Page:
• To quote Lost again, “It only ends once. Everything up till then is just progress.”

      I agree that many, if not most, politicians are less than trustworthy. However, we face enormous challenges in regard to our economy, environment, resource consumption, foreign policies, fiscal policies and health care policies. Losing faith in our institutions and giving up is no solution to these problems.

      Furthermore, I believe that President Obama is firmly grounded in principle. This is obvious to anyone who’s actually taken the time to read his books and watch his speeches.

      However, since we have three co-equal branches of government in our country, he hasn’t been able to implement many of the policies he supports. That doesn’t make him a hypocrite or “sell-out.”

      As for your claim that “centralized power is the recipe for intolerance and oppression,” I’d like to remind you that the Federal Government was responsible for ending segregation. “States Rights” was the rallying cry of the Jim Crow south. I suggest you get your facts straight, learn from history and rethink your position on this issue.

        • I believe that President Obama is firmly grounded in principle. This is obvious to anyone who’s actually taken the time to read his books and watch his speeches.

          However, since we have three co-equal branches of government in our country, he hasn’t been able to implement many of the policies he supports. That doesn’t make him a hypocrite or “sell-out.”

      • The federal government was also responsible for the Japanese American internment camps during World War II, no?

        • I’m not arguing that the Federal Government has never made any mistakes, that would be asinine. However, it has been on the right side of history more times, especially in regard to civil rights issues, than any individual state government.

          It’s also important to remember that Japanese-American internment, while deplorable, was an extreme, temporary measure taken during war time, not a long-term social policy aimed at permanently disenfranchising a minority group. They’re not really on the same scale.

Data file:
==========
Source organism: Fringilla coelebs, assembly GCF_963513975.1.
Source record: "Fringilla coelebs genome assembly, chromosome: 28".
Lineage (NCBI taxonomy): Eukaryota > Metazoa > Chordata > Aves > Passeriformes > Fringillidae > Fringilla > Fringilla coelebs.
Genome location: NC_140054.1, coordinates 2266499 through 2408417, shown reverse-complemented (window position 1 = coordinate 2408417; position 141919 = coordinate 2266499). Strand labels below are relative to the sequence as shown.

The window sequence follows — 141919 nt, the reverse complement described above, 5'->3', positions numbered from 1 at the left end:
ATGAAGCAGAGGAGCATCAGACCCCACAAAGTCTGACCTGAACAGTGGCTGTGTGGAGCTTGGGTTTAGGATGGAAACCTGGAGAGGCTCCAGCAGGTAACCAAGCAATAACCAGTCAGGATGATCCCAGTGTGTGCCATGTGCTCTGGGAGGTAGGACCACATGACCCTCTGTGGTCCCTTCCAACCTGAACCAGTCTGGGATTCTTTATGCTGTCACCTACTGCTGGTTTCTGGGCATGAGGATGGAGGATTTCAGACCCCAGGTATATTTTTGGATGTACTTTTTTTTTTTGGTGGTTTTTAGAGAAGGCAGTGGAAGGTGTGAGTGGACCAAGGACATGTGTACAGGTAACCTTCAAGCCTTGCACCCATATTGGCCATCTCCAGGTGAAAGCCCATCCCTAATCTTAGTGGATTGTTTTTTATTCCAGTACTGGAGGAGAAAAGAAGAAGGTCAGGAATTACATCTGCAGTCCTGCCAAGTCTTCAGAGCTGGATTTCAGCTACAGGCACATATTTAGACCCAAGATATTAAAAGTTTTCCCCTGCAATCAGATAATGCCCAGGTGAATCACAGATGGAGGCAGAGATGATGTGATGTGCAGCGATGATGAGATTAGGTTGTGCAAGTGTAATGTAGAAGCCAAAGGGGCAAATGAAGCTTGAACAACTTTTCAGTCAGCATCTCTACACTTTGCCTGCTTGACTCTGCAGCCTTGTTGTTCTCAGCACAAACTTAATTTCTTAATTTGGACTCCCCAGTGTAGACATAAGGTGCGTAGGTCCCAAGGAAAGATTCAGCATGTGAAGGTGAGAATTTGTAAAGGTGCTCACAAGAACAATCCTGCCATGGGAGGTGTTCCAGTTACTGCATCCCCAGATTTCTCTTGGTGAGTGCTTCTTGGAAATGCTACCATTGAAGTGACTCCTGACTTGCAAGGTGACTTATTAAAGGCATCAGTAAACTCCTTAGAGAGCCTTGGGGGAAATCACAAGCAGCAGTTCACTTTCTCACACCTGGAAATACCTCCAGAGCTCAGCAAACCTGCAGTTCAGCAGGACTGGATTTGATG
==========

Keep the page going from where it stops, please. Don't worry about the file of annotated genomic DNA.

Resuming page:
• The above is a blanket statement, and a matter of opinion.

            If a person does not like the laws in a particular town, that person can move to a different town. If a person does not like the laws in a state, that person is free to move to a different state; however, that, obviously, is more difficult. If one doesn’t like the laws of a country, that person (in most cases) still has the option of moving to a different country, though this is more difficult still. I believe that power should be a decentralized as possible to maximize choice.

            • I think you should go back and check your facts. It’s actually extremely difficult to immigrate to another country unless you have an extremely rare and special skill set.

              Also, please explain to me how decentralization of federal power, “maximizes choice.” In what regard? This seems like specious reasoning.

              • I completely agree. It is very difficult to immigrate to another country. Therefore, one doesn’t have much choice when laws are enacted at a federal level. When enacted at the state level, one has the option of moving to a different state. That is still difficult, but easier than changing countries. It is even easier to move to different counties and/or cities. This is why I believe in decentralization of power. If one doesn’t agree with a law, that person if free to move. This increases choice. The federal government should focus on protecting the rights of people, and leave the rest to the lesser jurisdiction.